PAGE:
Treatment of the first HIV positive patient in ABIVAX’s Phase IIa clinical trial with ABX464
Posted: 2 February 2015 | ABIVAX
ABIVAX today announced that enrollment has been initiated and the first HIV positive patient dosed in a Phase IIa clinical trial of ABX464…
ABIVAX, a leading clinical stage biotech company developing and commercialising anti-viral compounds and human vaccines, today announced that enrollment has been initiated and the first HIV positive patient dosed in a Phase IIa clinical trial of ABX464.
ABX464 is a novel, small molecule inhibiting HIV replication through an entirely new mechanism. For the first time in the treatment of AIDS, this molecule could deliver a long lasting reduction of the viral load after a treatment of only a few weeks.
In collaboration with the team of Professor Jamal Tazi at the CNRS in Montpellier, France, ABIVAX designed ABX464 to lead to a clinically relevant improvement in HIV therapy. ABX464 inhibits the biogenesis of viral RNA required for the replication of the HIV virus, a mechanism of action never before explored.
In pre-clinical reference models of HIV, ABX464 has proven its unique ability to induce a substantial reduction in viral load that persists for weeks after treatment arrest. Such an anti-viral effect has never been observed with existing treatments.
With current HIV treatments, the virus starts multiplying again as soon as the drugs are withdrawn, which typically means daily, life-long treatment for patients.
Additionally, in pre-clinical tests, the HIV virus did not develop any resistance to ABX464.
Pending confirmation in clinical trials, this unique mode of action and preclinical data to-date suggest that ABX464 could:
- Induce long term control of the viral load
- Not induce HIV mutants that are resistant to treatment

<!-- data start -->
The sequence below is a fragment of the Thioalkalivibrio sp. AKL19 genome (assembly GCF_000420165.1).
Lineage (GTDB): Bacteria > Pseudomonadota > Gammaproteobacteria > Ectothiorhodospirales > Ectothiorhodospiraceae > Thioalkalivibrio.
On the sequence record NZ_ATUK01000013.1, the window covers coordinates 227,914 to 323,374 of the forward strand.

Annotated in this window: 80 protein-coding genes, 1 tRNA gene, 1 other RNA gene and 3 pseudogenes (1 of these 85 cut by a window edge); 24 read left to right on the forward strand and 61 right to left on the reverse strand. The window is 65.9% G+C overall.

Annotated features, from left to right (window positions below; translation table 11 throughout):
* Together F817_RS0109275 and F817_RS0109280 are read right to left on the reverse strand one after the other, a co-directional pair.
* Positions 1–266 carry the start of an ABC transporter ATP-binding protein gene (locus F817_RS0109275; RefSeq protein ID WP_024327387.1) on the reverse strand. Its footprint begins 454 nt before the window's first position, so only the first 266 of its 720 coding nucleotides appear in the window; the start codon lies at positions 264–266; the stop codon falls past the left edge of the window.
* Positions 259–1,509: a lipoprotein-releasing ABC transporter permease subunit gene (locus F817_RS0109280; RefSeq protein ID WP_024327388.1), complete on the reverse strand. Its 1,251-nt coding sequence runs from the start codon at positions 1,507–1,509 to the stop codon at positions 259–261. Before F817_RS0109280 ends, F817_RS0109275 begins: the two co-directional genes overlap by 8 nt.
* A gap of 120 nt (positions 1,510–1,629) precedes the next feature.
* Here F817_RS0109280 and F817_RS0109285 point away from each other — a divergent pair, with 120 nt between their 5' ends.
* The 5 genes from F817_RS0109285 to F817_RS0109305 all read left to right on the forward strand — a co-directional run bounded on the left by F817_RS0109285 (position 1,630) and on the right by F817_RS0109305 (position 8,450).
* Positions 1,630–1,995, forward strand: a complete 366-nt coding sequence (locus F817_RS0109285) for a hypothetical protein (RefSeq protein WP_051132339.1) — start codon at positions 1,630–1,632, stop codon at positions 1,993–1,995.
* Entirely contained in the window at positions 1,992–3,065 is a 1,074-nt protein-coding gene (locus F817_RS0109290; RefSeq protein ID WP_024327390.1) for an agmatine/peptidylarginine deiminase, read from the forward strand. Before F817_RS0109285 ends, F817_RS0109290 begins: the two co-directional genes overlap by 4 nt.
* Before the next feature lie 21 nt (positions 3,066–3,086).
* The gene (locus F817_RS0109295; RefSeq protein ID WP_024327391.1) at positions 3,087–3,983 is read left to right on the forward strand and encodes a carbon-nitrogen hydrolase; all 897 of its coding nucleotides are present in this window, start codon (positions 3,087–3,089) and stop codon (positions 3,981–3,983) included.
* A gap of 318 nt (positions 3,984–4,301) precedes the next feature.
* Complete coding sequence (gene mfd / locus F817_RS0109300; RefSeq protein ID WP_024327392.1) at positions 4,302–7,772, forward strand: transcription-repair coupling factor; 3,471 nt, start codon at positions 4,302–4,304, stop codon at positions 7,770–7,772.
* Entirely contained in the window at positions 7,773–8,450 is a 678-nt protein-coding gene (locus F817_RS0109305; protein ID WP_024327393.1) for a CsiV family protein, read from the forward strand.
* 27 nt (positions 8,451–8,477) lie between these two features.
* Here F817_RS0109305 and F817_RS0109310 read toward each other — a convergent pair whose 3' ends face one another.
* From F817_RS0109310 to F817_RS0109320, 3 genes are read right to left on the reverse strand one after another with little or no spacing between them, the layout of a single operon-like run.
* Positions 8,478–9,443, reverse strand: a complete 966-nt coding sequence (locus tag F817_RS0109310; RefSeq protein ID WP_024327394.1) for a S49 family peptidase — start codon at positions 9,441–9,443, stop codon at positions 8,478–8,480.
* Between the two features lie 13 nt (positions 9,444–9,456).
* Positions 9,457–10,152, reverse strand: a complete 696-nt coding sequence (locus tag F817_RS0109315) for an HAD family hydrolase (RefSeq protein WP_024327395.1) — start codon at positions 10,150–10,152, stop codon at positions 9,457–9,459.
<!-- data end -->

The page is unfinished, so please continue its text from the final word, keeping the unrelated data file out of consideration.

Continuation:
- Be less frequently administered over a shorter period than standard treatments; providing the potential to reduce healthcare costs and offer broader access to treatment
Having reviewed the complete current data package for ABX464, Professor Mark Wainberg, M.D., former President of the International AIDS Society and one of the top HIV experts worldwide, summarized his perspective on this novel candidate drug by saying: “If these unique features of ABX464 are confirmed in the clinical development program in HIV patients that is now underway, ABX464 could become the central element of a functional cure for AIDS.”
The randomized, double-blind placebo-controlled clinical study, which is being conducted in Mauritius, is the first one of ABX464 in HIV patients and is designed to assess the safety and efficacy of the compound. It follows the successful completion of a Phase I clinical study in human volunteers in December 2014, which demonstrated that ABX464 was generally safe and well tolerated and had a favourable pharmacokinetic profile.
For the present study, 80 treatment-naïve patients will be enrolled into ten cohorts with six patients receiving ABX464 and two participants receiving placebo in each cohort. Five doses (25, 50, 75, 100 and 150mg) and two dosing frequencies (every day and every three days) will be tested. Treatment duration is two weeks and may be extended to three. The viral load will be monitored before, during and after treatment. The study’s clinical endpoints are: safety, viral load in the blood and CD4 and CD8 cell counts.
The study aims to allow ABIVAX to narrow the dose and frequency of administration for the subsequent clinical phase IIb study development planned for the second half of 2015.
Professor Hartmut Ehrlich, M.D., CEO of ABIVAX, said: “We are pleased with the progress we are making with ABX464, and we are confident that 2015 will be a pivotal year for this flagship product. We look forward to reporting the data from this Phase IIa study, particularly ABX464’s ability to produce a sustained reduction in viral load. With its unique mode of action, ABX464 could dramatically improve the treatment options for patients with HIV.”
And Professor Tazi added: “Our platform targeting viral messenger RNA is a new approach in blocking the reproduction of a virus. It provides us with several very promising candidate molecules against HIV and other human pathogenic viruses.”
ABX464 is the first candidate molecule coming from ABIVAX’s proprietary technology platform and chemical library. It has been generated from an in-depth understanding of the processing of viral RNA within the human host cell and the ability of compounds from its novel library to block the biogenesis of viral RNA.